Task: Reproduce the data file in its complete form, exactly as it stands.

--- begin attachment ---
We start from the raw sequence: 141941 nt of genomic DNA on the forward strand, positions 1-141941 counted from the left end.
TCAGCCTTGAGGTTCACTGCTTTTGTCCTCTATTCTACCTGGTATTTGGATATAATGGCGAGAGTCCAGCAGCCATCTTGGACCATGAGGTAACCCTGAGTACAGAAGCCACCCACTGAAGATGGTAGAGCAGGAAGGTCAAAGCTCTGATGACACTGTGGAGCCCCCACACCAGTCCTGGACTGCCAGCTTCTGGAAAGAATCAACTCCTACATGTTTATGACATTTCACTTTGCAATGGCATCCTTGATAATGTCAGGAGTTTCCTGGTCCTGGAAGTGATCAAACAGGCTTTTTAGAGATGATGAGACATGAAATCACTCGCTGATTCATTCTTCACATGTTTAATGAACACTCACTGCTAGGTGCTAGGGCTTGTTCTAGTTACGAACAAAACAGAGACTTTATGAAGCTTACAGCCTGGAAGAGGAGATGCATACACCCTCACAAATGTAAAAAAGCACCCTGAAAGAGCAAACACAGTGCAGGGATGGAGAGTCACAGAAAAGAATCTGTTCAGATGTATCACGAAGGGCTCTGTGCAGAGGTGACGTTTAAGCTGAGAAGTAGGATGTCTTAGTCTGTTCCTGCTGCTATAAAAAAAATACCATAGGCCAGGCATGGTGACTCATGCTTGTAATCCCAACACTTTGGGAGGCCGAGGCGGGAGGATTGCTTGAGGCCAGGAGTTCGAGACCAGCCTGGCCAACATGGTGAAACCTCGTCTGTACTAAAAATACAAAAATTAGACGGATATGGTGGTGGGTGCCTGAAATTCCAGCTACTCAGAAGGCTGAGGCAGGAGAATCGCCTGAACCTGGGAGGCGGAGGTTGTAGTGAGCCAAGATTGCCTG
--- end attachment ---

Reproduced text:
We start from the raw sequence: 141941 nt of genomic DNA on the forward strand, positions 1-141941 counted from the left end.
TCAGCCTTGAGGTTCACTGCTTTTGTCCTCTATTCTACCTGGTATTTGGATATAATGGCGAGAGTCCAGCAGCCATCTTGGACCATGAGGTAACCCTGAGTACAGAAGCCACCCACTGAAGATGGTAGAGCAGGAAGGTCAAAGCTCTGATGACACTGTGGAGCCCCCACACCAGTCCTGGACTGCCAGCTTCTGGAAAGAATCAACTCCTACATGTTTATGACATTTCACTTTGCAATGGCATCCTTGATAATGTCAGGAGTTTCCTGGTCCTGGAAGTGATCAAACAGGCTTTTTAGAGATGATGAGACATGAAATCACTCGCTGATTCATTCTTCACATGTTTAATGAACACTCACTGCTAGGTGCTAGGGCTTGTTCTAGTTACGAACAAAACAGAGACTTTATGAAGCTTACAGCCTGGAAGAGGAGATGCATACACCCTCACAAATGTAAAAAAGCACCCTGAAAGAGCAAACACAGTGCAGGGATGGAGAGTCACAGAAAAGAATCTGTTCAGATGTATCACGAAGGGCTCTGTGCAGAGGTGACGTTTAAGCTGAGAAGTAGGATGTCTTAGTCTGTTCCTGCTGCTATAAAAAAAATACCATAGGCCAGGCATGGTGACTCATGCTTGTAATCCCAACACTTTGGGAGGCCGAGGCGGGAGGATTGCTTGAGGCCAGGAGTTCGAGACCAGCCTGGCCAACATGGTGAAACCTCGTCTGTACTAAAAATACAAAAATTAGACGGATATGGTGGTGGGTGCCTGAAATTCCAGCTACTCAGAAGGCTGAGGCAGGAGAATCGCCTGAACCTGGGAGGCGGAGGTTGTAGTGAGCCAAGATTGCCTG